The Biden Administration has taken decisive action to support the safe reopening of schools for in-person instruction and to address the pandemic’s disparate impact on students of color and other underserved students. As families across the country eagerly anticipate a return to school, the Administration is determined to ensure that our schools and students not only recover from the pandemic, but that we Build Back Better for the future.
Vaccination is our leading strategy to end the pandemic, and—combined with the layered mitigation strategies recommended by the CDC—has the greatest potential to allow schools to reopen fully this fall and stay open for in-person learning. That’s why, in March the President prioritized teachers and school staff for access to the COVID vaccine. As a result, almost 90 percent of educators and school staff are now vaccinated. To get more of our students ages 12 and older vaccinated, the President is now calling on school districts nationwide to host at least one pop-up vaccination clinic over the coming weeks and directing pharmacies in the federal pharmacy program to prioritize this and to work with school districts across the country to host vaccination clinics at schools and colleges.
Ensuring funds address the needs of students.Districts and states must spend a combined minimum of 25 percent of the state’s total ARP ESSER funds, totaling nearly $30.5 billion, to address the impact of lost instructional time through summer learning or enrichment, extended day instruction, comprehensive afterschool programs, or other evidence-based practices. Funded strategies must also respond to students’ social and emotional needs and account for the disproportionate impact of the coronavirus on underserved students. The Administration recognizes that the communities that support our students have a critical understanding of what their students need and are key to ensuring funds have the greatest impact on students. As they put together their plans for the use of funds, states and school districts are required to engage a wide range of stakeholders during the planning process, including educators, school leaders and staff, students, families, civil rights organizations, and stakeholders representing the interests of students with disabilities, English learners, students experiencing homelessness, children in foster care, migratory students, students who are incarcerated and other underserved students.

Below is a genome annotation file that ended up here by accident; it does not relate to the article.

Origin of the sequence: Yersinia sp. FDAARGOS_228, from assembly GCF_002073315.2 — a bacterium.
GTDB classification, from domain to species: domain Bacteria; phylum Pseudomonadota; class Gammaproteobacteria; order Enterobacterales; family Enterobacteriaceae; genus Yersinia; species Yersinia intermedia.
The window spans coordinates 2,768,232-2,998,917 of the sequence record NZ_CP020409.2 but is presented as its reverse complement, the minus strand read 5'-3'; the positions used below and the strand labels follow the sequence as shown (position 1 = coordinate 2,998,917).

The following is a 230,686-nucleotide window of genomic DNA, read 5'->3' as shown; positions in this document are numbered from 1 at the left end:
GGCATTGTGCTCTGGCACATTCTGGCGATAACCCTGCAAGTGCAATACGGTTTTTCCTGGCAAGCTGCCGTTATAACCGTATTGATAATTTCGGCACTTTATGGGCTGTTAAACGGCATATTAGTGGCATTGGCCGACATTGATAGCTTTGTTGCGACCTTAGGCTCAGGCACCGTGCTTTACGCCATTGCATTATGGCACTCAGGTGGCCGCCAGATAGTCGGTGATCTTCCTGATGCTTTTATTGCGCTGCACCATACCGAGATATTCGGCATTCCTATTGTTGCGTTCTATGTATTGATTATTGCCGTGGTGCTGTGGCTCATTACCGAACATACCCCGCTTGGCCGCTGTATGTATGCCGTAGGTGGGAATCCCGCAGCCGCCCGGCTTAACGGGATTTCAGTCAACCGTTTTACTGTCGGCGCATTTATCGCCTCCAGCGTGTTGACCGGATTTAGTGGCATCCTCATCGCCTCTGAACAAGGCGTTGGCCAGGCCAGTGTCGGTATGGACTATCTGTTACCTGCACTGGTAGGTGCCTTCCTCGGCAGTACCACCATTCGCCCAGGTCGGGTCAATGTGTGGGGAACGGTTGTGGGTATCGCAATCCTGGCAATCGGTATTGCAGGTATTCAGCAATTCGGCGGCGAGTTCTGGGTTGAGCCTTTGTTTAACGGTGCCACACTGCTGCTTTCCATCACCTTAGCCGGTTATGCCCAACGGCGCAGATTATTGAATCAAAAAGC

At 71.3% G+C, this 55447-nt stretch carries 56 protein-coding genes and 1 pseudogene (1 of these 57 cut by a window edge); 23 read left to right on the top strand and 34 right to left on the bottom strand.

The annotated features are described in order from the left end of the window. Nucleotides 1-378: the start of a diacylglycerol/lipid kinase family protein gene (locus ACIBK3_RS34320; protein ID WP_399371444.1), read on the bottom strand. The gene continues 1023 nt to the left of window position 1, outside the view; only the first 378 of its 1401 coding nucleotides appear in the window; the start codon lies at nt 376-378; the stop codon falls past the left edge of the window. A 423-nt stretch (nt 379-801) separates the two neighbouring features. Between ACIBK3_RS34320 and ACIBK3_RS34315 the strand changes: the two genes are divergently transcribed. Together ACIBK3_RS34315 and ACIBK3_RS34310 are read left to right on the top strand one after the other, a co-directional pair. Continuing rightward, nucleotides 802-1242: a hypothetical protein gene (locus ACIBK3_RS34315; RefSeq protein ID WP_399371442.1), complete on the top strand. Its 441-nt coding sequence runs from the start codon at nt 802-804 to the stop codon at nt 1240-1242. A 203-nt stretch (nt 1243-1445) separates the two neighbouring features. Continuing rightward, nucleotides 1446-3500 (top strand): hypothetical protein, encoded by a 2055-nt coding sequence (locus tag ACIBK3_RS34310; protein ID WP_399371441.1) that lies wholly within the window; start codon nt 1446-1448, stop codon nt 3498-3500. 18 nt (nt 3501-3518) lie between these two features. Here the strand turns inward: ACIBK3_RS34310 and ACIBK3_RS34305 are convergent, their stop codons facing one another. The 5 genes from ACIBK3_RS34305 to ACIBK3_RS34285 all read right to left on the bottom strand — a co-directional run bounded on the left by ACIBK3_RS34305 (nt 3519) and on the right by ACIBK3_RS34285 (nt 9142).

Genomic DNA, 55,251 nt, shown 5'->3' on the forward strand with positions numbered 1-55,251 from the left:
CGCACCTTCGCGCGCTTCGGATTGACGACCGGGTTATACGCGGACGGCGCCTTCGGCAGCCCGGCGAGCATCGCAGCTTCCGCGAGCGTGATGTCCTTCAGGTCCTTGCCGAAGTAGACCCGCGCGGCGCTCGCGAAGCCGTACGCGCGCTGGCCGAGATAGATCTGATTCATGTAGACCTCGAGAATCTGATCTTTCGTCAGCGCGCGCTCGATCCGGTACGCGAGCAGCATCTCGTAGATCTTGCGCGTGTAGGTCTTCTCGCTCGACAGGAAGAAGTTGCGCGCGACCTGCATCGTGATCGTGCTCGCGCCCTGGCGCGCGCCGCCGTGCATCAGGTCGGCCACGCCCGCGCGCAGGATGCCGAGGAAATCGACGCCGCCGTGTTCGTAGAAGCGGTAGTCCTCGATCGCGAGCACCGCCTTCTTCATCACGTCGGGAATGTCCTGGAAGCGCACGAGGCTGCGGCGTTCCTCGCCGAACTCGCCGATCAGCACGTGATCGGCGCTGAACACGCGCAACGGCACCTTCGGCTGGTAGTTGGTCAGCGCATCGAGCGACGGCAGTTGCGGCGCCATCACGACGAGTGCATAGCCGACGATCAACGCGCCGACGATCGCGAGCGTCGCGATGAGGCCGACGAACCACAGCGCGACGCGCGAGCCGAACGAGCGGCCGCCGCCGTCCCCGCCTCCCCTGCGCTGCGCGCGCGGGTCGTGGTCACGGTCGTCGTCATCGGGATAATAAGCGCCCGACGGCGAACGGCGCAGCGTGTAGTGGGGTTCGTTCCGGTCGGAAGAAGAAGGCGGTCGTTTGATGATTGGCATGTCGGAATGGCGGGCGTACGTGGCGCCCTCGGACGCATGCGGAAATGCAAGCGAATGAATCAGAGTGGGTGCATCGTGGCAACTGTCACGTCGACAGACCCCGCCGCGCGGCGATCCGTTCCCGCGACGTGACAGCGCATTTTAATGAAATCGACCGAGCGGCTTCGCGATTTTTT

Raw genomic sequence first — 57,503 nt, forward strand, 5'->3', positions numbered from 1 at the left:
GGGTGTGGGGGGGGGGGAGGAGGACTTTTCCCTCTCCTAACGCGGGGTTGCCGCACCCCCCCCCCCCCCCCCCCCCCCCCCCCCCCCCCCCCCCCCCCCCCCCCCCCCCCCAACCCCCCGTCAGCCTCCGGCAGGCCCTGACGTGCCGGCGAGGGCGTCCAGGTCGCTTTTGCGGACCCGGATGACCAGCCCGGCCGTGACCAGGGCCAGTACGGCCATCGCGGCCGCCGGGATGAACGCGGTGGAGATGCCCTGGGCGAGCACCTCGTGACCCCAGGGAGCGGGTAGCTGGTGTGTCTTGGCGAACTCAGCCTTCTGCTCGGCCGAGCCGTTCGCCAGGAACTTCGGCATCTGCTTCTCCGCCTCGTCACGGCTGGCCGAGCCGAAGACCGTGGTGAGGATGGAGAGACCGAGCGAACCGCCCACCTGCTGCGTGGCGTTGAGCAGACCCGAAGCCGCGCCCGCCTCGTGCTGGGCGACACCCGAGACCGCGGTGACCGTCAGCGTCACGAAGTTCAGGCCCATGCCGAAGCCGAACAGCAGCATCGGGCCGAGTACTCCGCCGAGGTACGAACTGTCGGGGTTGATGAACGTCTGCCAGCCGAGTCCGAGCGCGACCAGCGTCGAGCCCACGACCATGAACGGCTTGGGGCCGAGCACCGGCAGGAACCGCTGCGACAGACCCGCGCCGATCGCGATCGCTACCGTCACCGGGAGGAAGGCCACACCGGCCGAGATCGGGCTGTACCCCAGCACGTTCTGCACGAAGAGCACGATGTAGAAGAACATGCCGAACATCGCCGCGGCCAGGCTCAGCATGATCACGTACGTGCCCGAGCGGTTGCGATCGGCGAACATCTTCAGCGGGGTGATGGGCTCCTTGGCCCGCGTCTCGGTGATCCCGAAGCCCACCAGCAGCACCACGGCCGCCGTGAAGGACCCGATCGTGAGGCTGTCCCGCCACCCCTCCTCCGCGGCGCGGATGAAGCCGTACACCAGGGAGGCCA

Protecting high-poverty districts from funding cuts. The American Rescue Plan’s ARP ESSER program includes a first-of-its-kind maintenance of equity requirement to ensure that high-poverty school districts and schools are protected in the event of funding cuts. These requirements will ensure that school districts and schools serving a large share of students from low-income backgrounds will not experience disproportionate budget cuts—and that the school districts with the highest poverty levels do not experience any decrease in state per-pupil funding below their pre-pandemic level.
Ensuring states continue to fund education. The Department has emphasized the importance of the American Rescue Plan’s maintenance of effort requirement, which ensures that states continue to fulfill their commitments to fund their education systems, and has worked with states to ensure that they meet these requirements. The maintenance of effort requirement helps protect students by making sure that federal pandemic relief funds are used to meet the immediate needs and impacts of the pandemic on students and schools to the greatest extent possible, rather than to supplant general state funding for K-12 education.